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Dear loved ones who voted, and/or will vote for Donald Trump,

Y’all, I tried.

I wanted to believe after 2016 that you weren’t endorsers of white supremacy, racism, homophobia, sexism, and more. I wanted to believe that you at least cared about me (despite ignoring our sobbing tears on election night and literal fear for our family). I wanted to believe that you did not fully appreciate the harm you would cause. I wanted to believe your sexism did not run that deep despite myriad “but her emails!”

White supremacy culture taught me all of these things. It told me such pretty lies about how you just couldn’t be people whose need for a white man to save you would trump my personhood. It promised me you wouldn’t be people who minimized my feelings of fear and pain on social media the day after the election. It told me that our love and care for one another would outweigh your darkest secrets, the racism you enacted in the voting booth. …


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It started pretty early.

Sometime around early March the memes, the tweets, and the thirty second soundbites began.

“I’m so jealous of my friends without kids.”

“Life in pandemic must be so much easier for y’all who don’t have kids at home.”

“I wish I could spend pandemic baking bread and binging Netflix.”

“I mean you really don’t have anything to complain about.”

The lines had been drawn, and the implications were clear. The only experiences that mattered were those of parents with young children at home. …


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Dear White male colleagues in ministry, and white men in the church,

It’s time for a come to Jesus.

I found out yesterday that y’alls favorite progressive poster boy, Shane Claiborne, has deemed himself subject matter expert on abortion. He is planning to write a book dealing with, among other things, the question of “when life begins.” There is to end to the number of topics on which cishet male opinions should be centered apparently. When asked if he would be including women’s voices, he replied “I have some female friends with whom I will be working as I craft the sections on abortion.” Female friends of Shane, y’all best make sure he gets your names out of his mouth, or gives you some credit. …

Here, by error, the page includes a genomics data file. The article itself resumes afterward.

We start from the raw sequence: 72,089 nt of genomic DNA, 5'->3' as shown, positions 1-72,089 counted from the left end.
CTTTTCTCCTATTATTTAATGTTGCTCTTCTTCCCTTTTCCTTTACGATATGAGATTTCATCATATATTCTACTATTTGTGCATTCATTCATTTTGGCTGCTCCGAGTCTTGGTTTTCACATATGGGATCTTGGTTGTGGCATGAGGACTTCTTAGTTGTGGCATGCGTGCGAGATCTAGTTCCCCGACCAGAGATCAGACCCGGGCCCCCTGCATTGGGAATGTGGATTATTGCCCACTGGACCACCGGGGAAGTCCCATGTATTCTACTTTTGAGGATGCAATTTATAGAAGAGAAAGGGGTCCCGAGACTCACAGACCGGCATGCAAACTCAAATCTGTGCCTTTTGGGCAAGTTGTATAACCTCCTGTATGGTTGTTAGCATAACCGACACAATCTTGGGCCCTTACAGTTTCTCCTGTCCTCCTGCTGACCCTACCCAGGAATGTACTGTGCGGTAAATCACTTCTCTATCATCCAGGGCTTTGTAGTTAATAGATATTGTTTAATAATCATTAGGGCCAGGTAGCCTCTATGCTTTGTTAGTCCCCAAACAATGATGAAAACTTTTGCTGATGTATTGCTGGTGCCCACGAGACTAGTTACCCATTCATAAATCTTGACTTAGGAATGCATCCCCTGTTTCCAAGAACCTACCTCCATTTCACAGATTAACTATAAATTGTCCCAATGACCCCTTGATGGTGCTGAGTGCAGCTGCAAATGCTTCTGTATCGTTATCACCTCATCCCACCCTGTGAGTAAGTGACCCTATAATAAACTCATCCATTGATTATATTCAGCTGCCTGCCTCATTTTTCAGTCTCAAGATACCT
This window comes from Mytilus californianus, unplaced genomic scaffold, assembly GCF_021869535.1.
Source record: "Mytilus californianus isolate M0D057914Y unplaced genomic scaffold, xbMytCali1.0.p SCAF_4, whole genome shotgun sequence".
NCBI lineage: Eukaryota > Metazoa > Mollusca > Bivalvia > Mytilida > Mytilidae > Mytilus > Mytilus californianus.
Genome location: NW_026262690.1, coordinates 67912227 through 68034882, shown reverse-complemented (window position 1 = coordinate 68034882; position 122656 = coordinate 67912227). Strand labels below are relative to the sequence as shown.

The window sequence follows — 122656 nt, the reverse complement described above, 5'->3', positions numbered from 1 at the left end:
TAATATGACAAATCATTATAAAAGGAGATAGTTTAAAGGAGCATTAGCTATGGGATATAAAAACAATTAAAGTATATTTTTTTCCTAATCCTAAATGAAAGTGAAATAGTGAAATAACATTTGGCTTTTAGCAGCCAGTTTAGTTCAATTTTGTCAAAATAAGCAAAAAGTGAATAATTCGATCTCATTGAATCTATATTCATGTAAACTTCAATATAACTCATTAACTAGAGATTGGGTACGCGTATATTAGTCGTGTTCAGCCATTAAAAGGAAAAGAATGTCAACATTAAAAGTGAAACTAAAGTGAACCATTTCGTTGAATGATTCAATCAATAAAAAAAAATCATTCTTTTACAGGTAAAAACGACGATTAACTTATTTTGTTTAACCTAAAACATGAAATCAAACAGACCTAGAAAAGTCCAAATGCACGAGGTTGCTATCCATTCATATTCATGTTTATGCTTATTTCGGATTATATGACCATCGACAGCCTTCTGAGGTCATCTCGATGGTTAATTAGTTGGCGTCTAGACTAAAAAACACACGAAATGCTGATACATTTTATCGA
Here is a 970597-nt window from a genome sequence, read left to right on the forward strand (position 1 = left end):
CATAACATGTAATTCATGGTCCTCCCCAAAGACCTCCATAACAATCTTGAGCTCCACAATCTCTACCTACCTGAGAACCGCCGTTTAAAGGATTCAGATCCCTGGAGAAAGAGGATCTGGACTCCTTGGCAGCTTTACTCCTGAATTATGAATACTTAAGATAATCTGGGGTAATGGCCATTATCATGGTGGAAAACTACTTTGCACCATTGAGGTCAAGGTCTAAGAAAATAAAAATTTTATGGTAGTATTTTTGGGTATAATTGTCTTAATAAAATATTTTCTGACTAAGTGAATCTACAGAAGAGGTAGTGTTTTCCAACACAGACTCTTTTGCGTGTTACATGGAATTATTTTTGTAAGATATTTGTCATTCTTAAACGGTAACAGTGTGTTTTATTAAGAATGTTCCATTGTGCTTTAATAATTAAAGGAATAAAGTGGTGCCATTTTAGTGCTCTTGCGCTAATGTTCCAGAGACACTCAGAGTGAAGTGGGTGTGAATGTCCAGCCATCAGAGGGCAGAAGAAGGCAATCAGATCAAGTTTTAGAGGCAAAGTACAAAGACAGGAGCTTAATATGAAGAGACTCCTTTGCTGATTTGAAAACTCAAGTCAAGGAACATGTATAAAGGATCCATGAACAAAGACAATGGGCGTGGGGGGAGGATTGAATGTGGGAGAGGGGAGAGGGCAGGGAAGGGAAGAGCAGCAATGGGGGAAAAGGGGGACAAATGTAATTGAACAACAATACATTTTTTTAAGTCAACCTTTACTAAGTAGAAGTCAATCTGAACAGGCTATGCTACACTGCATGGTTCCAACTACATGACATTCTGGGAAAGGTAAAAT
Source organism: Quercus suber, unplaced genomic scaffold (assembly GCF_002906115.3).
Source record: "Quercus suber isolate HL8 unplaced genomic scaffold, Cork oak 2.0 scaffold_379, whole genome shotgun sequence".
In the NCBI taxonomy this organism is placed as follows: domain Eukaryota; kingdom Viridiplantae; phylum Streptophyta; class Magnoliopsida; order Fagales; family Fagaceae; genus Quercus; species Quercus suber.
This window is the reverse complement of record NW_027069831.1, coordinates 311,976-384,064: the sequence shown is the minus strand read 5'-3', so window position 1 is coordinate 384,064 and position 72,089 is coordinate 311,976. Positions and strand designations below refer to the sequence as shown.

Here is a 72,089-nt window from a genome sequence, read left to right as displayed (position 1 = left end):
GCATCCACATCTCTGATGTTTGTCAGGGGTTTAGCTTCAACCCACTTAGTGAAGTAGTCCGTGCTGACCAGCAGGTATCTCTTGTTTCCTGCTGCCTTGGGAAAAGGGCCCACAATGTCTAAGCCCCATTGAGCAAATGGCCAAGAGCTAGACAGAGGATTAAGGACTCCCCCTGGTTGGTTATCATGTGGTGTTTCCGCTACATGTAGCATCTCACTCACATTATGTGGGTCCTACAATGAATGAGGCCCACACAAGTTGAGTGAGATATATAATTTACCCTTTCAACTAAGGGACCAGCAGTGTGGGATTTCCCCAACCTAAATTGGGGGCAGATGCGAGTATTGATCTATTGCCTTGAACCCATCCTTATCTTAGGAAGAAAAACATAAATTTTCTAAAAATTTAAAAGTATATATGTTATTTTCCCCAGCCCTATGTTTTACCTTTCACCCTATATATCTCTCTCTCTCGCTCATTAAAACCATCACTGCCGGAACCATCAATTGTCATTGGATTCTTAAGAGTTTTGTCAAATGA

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Run, do not walk, if you do not own both of these books. Thank you Sonya Renee Taylor, and Nayyirah Waheed. You are extraordinary.

I feel certain some of you already know who I mean. You are already harkening images of inspirational quotes, rooms full of crying white women, and more. In my clergy circles, white clergy women in certain age brackets love us an inspirational white lady. Brene Brown has nearly been Canonized into the White Clergy Hall of Saints. You get the idea. White progressive Christian women have a lot to say about the racist, prosperity Gospel train wreck of the Rachel Hollis empire (and there IS a lot to say), but less about the women who are their own sacred icons. My Femme and co-conspirator, the Rev. …


If you are anything like me your social media feeds have been full of articles talking about surviving the coming winter. It feels daunting for even the most well balanced brain chemistry. A full winter, a full cold and flu season tainted by pandemic, uprising, and unrest. We are likely not to leave the house for long stretches of time. Our kids may or may not be going to school. Whiskey me, Jesus.

But I confess more than a little irritation at some of those articles. My often off-balance seratonin levels have a word for pieces insisting twinkle lights and fuzzy blankets will help us survive. Who knew y’all? All we needed were some sparkly lights and soft blankets to cure 2020. …

About

Heidi Carrington Heath

The Rev. Heidi Carrington Heath (she/her/hers) is a preacher, teacher, activist, writer, holy mischief maker, and proud queer femme.